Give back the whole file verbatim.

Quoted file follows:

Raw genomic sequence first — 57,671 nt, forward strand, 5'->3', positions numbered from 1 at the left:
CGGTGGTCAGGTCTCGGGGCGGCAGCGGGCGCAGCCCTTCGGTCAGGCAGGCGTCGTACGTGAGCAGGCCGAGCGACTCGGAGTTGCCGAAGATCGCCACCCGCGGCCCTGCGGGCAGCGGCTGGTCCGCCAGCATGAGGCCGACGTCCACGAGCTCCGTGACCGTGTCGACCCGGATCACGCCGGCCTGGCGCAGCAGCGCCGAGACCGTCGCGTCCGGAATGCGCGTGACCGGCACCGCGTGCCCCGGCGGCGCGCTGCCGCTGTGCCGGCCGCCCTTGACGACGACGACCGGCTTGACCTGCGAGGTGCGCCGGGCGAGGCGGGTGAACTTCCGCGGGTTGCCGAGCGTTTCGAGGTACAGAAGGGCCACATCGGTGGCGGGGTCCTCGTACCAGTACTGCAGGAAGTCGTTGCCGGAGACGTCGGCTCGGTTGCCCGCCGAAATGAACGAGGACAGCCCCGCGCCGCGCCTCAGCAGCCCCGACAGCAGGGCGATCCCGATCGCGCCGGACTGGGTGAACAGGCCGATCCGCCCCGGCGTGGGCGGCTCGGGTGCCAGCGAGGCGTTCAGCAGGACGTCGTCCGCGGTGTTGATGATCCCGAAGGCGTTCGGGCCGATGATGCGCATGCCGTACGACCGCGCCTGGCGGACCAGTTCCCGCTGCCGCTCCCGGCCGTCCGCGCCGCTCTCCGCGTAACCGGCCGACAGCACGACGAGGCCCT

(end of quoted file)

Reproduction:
Raw genomic sequence first — 57,671 nt, forward strand, 5'->3', positions numbered from 1 at the left:
CGGTGGTCAGGTCTCGGGGCGGCAGCGGGCGCAGCCCTTCGGTCAGGCAGGCGTCGTACGTGAGCAGGCCGAGCGACTCGGAGTTGCCGAAGATCGCCACCCGCGGCCCTGCGGGCAGCGGCTGGTCCGCCAGCATGAGGCCGACGTCCACGAGCTCCGTGACCGTGTCGACCCGGATCACGCCGGCCTGGCGCAGCAGCGCCGAGACCGTCGCGTCCGGAATGCGCGTGACCGGCACCGCGTGCCCCGGCGGCGCGCTGCCGCTGTGCCGGCCGCCCTTGACGACGACGACCGGCTTGACCTGCGAGGTGCGCCGGGCGAGGCGGGTGAACTTCCGCGGGTTGCCGAGCGTTTCGAGGTACAGAAGGGCCACATCGGTGGCGGGGTCCTCGTACCAGTACTGCAGGAAGTCGTTGCCGGAGACGTCGGCTCGGTTGCCCGCCGAAATGAACGAGGACAGCCCCGCGCCGCGCCTCAGCAGCCCCGACAGCAGGGCGATCCCGATCGCGCCGGACTGGGTGAACAGGCCGATCCGCCCCGGCGTGGGCGGCTCGGGTGCCAGCGAGGCGTTCAGCAGGACGTCGTCCGCGGTGTTGATGATCCCGAAGGCGTTCGGGCCGATGATGCGCATGCCGTACGACCGCGCCTGGCGGACCAGTTCCCGCTGCCGCTCCCGGCCGTCCGCGCCGCTCTCCGCGTAACCGGCCGACAGCACGACGAGGCCCT